2012 Savings & Revenue Options
Focused on meeting its mandate of promoting efficiency and effectiveness in City government, the City of Chicago Office of Inspector General (OIG) today released its third annual report of Savings and Revenue Options for the City.
This year the OIG’s Savings and Revenue Options Report is comprised of 31 options to cut spending or increase revenue worth an estimated total of more than $1.176 billion.
Each option includes a brief overview of how proponents and opponents might argue each option, and many options further highlight important questions for the public and decision makers to consider.
The list of options is not meant to be an exhaustive one, and the inclusion of any option in this report is not, and should not be, construed as an endorsement by the OIG.
“This report is meant to assist City stakeholders by providing a starting point for discussion regarding a variety of immediate and longer-term expenditure and revenue decisions,” said Inspector General Joe Ferguson. “The options themselves stemmed from submissions by the general public and City Council, as well as the OIG’s prior work. That work includes OIG audits, investigations, and program reviews.”
Some options included in the report are:
• Reducing the number of paid City holidays to the 10 holidays recognized federally for possible savings of $5.4 million;
• Replacing the Police Officers in the Forensic Service Division of the Chicago Police Department with civilian employees at a potential savings of $3.1 million;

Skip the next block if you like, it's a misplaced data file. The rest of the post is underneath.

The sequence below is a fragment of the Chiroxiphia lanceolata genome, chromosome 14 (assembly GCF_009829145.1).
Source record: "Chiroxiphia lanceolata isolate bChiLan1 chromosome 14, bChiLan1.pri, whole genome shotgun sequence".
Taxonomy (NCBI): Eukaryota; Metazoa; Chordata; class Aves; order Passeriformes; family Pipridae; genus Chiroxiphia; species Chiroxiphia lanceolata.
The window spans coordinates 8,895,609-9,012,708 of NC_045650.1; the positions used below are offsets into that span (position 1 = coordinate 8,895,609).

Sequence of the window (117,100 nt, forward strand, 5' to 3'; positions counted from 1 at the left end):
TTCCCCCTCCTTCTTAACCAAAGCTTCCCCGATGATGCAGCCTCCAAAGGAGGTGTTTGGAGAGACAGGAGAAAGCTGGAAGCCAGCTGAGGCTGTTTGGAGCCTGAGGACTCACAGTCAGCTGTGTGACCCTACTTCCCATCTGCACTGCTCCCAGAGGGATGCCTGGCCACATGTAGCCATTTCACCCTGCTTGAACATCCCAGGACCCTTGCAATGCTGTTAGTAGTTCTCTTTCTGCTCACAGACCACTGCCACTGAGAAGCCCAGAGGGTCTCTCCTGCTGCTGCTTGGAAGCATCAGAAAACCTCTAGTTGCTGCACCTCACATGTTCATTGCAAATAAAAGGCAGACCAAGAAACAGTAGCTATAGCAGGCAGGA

• Replacing the Police Officers in Administrative Sections and positions in the Chicago Police Department with civilians, to save approximately $3.6 million;
• Recovering the costs borne by the City in responding to false residential burglary alarms by assessing a fee, which could raise $1.9 million annually;
• Replacing the Firefighters in the Fire Prevention Bureau with civilian employees to save $1.5 million;
• Reducing Janitorial Contract Services in City facilities to save $5 million;
• Eliminating “Personal Computer Operator” positions citywide to save up to $3.7 million;
• Increasing the health insurance contribution for City employees earning over $90,000 to save $1.4 million;
• Setting the default on all printers and copiers to double-sided printing to save $200,000;
• Broadening the Amusement Tax to raise an additional $116 million in revenue;
• Eliminating the City’s requirement to staff fire apparatuses with at least five Firefighters to save $70.8 million;
• Eliminating the City’s subsidy to World Business Chicago to save $1 million annually.
“One should not look at the total ‘value’ of these options as an immediately obtainable, necessarily desirable, dollar impact on the City’s budget,” said Mr. Ferguson. “Implementation of some would preclude implementation of others; in other words, they are alternative options. Moreover, many options would require changes in existing collective bargaining agreements, state law, or significant planning for the restructured delivery of City services.”